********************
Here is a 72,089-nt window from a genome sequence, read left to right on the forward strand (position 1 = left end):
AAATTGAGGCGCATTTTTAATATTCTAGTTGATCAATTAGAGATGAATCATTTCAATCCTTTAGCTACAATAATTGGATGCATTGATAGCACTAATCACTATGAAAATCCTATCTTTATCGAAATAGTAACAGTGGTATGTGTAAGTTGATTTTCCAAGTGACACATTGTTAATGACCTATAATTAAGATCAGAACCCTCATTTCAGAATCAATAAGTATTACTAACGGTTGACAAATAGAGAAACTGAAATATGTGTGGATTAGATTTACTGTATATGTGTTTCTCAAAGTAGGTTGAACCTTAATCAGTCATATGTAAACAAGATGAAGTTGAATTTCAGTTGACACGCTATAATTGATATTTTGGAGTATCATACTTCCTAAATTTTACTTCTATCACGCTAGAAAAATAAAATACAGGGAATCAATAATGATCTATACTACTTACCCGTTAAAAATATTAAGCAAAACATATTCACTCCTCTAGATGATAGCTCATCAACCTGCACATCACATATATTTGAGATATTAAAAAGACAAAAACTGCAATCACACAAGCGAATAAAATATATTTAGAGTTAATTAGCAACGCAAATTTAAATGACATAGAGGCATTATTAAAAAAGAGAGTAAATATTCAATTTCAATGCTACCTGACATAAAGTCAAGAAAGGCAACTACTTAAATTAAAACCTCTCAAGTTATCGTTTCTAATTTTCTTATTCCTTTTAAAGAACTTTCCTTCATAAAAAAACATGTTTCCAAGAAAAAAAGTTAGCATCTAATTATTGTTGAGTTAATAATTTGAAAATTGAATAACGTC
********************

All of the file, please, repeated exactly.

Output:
Here is a 72,089-nt window from a genome sequence, read left to right on the forward strand (position 1 = left end):
AAATTGAGGCGCATTTTTAATATTCTAGTTGATCAATTAGAGATGAATCATTTCAATCCTTTAGCTACAATAATTGGATGCATTGATAGCACTAATCACTATGAAAATCCTATCTTTATCGAAATAGTAACAGTGGTATGTGTAAGTTGATTTTCCAAGTGACACATTGTTAATGACCTATAATTAAGATCAGAACCCTCATTTCAGAATCAATAAGTATTACTAACGGTTGACAAATAGAGAAACTGAAATATGTGTGGATTAGATTTACTGTATATGTGTTTCTCAAAGTAGGTTGAACCTTAATCAGTCATATGTAAACAAGATGAAGTTGAATTTCAGTTGACACGCTATAATTGATATTTTGGAGTATCATACTTCCTAAATTTTACTTCTATCACGCTAGAAAAATAAAATACAGGGAATCAATAATGATCTATACTACTTACCCGTTAAAAATATTAAGCAAAACATATTCACTCCTCTAGATGATAGCTCATCAACCTGCACATCACATATATTTGAGATATTAAAAAGACAAAAACTGCAATCACACAAGCGAATAAAATATATTTAGAGTTAATTAGCAACGCAAATTTAAATGACATAGAGGCATTATTAAAAAAGAGAGTAAATATTCAATTTCAATGCTACCTGACATAAAGTCAAGAAAGGCAACTACTTAAATTAAAACCTCTCAAGTTATCGTTTCTAATTTTCTTATTCCTTTTAAAGAACTTTCCTTCATAAAAAAACATGTTTCCAAGAAAAAAAGTTAGCATCTAATTATTGTTGAGTTAATAATTTGAAAATTGAATAACGTC